According to Glass, the writer has two essential “building blocks” for stories. One is the incident. The other is the reflection.

Reflect on that for a while. Or read (and see) what Glass actually says.

Now that you’ve got the basic idea down pat, take a look at Tell Me a Better Story.

For more tips on every aspect of writing, follow me on Twitter @lynettebenton.

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Are You Cut Out to be a Writer?

I want to share another excerpt from my book, Polish and Publish. It’s about whether or not you have the temperament—and interests—to be a writer.

How many times have you heard someone say, “I’ve always wanted to write?” Maybe you’ve said it yourself. An estimated 80 million Americans want to write a book. But how many actually write anything, let alone a book?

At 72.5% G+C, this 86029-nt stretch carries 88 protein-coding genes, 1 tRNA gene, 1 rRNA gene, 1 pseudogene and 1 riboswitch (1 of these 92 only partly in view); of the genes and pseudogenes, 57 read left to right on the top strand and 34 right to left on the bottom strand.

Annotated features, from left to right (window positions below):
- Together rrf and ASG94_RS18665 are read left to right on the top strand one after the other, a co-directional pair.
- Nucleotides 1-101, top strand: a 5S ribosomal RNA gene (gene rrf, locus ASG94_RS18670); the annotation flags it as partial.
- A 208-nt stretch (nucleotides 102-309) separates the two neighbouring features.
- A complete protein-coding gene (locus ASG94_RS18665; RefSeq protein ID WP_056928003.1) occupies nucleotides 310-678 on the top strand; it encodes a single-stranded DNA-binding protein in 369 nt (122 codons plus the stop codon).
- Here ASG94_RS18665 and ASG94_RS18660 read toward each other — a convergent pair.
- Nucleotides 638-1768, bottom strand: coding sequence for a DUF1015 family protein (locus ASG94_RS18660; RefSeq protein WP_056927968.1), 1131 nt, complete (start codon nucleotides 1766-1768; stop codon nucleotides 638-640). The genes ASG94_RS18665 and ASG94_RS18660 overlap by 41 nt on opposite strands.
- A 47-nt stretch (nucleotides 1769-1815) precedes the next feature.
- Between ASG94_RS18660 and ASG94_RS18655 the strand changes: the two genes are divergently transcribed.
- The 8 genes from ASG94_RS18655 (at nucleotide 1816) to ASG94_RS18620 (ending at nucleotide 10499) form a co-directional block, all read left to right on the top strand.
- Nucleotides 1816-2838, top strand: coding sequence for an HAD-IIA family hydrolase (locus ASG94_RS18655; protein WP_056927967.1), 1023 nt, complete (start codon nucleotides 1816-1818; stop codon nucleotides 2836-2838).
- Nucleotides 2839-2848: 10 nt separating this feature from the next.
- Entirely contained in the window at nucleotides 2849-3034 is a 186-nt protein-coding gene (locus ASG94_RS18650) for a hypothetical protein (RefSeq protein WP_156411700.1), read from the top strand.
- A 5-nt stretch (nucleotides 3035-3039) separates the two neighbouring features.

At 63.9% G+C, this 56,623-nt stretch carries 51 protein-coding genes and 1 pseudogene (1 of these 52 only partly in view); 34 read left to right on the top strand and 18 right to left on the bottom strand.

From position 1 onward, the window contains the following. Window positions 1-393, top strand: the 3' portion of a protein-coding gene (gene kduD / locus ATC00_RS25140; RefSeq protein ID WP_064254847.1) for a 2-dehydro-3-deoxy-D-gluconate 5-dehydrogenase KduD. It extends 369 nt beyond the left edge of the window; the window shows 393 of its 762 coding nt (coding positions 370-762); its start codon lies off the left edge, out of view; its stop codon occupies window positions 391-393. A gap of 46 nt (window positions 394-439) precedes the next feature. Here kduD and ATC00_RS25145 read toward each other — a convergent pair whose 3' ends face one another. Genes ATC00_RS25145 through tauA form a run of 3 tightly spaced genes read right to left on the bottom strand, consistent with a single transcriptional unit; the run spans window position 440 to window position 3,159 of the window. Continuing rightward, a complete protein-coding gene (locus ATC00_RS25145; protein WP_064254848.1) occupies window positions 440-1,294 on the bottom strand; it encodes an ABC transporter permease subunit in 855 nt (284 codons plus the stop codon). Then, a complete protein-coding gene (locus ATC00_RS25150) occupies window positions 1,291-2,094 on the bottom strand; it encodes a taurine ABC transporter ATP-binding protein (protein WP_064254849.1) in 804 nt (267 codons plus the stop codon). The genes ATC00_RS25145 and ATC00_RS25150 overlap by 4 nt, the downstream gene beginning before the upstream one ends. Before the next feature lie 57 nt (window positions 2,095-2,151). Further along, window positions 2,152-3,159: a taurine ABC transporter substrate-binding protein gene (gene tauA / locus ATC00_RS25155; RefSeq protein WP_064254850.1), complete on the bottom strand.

Creative writers must believe in themselves and their dreams. They must be persistent and able to accept rejection and send their work on to the next publisher on their list.

They have to be observant—notice what’s said and happening around them, and be interested in how and why thing happen as they do.

Creative writers have a need to express their ideas and personal point of view. They love words and appreciate the power of language.

They are able to envision an appropriate audience and write for it.

And they develop their writing skills.

Many people believe that since nearly everyone has written a variety of things in their lives, it’s easy to write. It might be, but it isn’t easy to write well, unless you are armed with the right tools and approach.

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Reasons Writing Gets Rejected

Most writing fails to get published because of one main reason: